2: Public support
In a survey conducted in 18 countries in August by PERC, public support for safety measures was high – 85% of respondents said they wore masks in the previous week.
“With strict public health and social measures implemented, African Union member states were able to contain the virus between March and May,” the report said.
It added that “minor loosening [of restrictions] in June and July coincided with an increase in the reported cases across the continent”.
Since then, there has been a notable drop in the number of confirmed cases and deaths in about half of the continent, possibly linked to the end of the southern hemisphere winter (see below).
The implementation of the restrictions came at a huge cost. Livelihoods were lost on a large scale. South Africa – which had one of the most stringent lockdowns in the world – lost 2.2 million jobs during the first half of the year.
More and more countries have been forced to re-open their economies even though the number of cases is much higher than when they ordered the shutdowns.
According to the PERC report, public opinion about re-opening the economy was mixed – six in 10 respondents said economies needed to re-open, and believed that the risk of getting Covid-19 was minimal if social distancing rules were followed.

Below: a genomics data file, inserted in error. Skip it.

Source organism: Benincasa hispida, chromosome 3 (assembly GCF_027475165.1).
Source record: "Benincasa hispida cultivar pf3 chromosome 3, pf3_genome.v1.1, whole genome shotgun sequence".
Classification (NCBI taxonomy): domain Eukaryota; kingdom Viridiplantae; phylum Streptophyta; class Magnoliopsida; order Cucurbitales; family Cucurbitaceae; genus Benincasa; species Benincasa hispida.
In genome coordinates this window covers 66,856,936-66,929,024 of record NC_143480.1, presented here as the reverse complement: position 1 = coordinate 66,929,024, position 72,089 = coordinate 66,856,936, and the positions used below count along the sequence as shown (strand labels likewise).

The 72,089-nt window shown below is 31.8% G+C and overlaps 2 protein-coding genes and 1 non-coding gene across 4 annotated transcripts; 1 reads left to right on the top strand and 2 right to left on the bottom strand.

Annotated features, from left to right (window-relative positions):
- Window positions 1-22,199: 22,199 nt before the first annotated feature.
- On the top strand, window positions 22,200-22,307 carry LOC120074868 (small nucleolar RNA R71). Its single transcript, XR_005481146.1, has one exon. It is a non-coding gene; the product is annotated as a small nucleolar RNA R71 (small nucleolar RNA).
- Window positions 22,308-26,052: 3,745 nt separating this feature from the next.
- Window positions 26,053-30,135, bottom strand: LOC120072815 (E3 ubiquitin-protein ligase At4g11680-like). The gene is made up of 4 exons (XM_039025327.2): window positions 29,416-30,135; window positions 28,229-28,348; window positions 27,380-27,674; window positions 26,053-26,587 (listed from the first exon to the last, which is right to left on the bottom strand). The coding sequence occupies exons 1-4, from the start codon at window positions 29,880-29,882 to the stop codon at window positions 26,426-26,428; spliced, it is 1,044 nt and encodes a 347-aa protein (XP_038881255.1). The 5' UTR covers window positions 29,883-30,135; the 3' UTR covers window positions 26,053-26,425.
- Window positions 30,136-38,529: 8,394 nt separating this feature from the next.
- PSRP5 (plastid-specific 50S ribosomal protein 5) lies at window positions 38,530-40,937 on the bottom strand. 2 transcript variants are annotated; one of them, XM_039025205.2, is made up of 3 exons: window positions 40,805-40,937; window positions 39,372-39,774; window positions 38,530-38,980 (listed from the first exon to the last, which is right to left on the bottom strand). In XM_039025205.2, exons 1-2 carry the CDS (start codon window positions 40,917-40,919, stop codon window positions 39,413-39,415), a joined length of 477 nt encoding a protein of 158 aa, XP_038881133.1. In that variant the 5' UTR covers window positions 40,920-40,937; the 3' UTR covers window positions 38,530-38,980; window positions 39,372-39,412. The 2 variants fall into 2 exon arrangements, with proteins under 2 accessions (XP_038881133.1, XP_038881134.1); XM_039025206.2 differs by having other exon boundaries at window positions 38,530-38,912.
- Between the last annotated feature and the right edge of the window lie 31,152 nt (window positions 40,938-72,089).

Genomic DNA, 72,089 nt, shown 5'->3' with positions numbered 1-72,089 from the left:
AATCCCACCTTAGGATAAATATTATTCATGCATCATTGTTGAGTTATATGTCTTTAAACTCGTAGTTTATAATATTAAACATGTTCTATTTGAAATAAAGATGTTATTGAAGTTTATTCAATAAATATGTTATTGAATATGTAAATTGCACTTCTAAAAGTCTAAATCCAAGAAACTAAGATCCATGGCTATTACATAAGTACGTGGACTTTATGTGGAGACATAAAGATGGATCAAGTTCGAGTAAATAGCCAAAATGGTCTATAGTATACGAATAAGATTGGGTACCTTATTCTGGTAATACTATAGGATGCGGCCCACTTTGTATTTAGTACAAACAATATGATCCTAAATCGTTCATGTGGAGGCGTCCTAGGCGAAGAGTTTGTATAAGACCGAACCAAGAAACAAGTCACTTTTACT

However, seven in 10 said that thinking about resuming normal activities made them feel anxious.
“The data suggests that people across the AU see Covid-19 as a serious threat, but for many, the economic and social burdens outweigh their personal risk perception of catching the virus,” concluded the report.
3: Young population – and few old-age homes
The age of the population in most African countries is also likely to have played a role in containing the spread of Covid-19.
Globally, most of those who have died have been aged over 80, whileAfrica is home to the world’s youngest population with a median age of 19 years, according to UN data.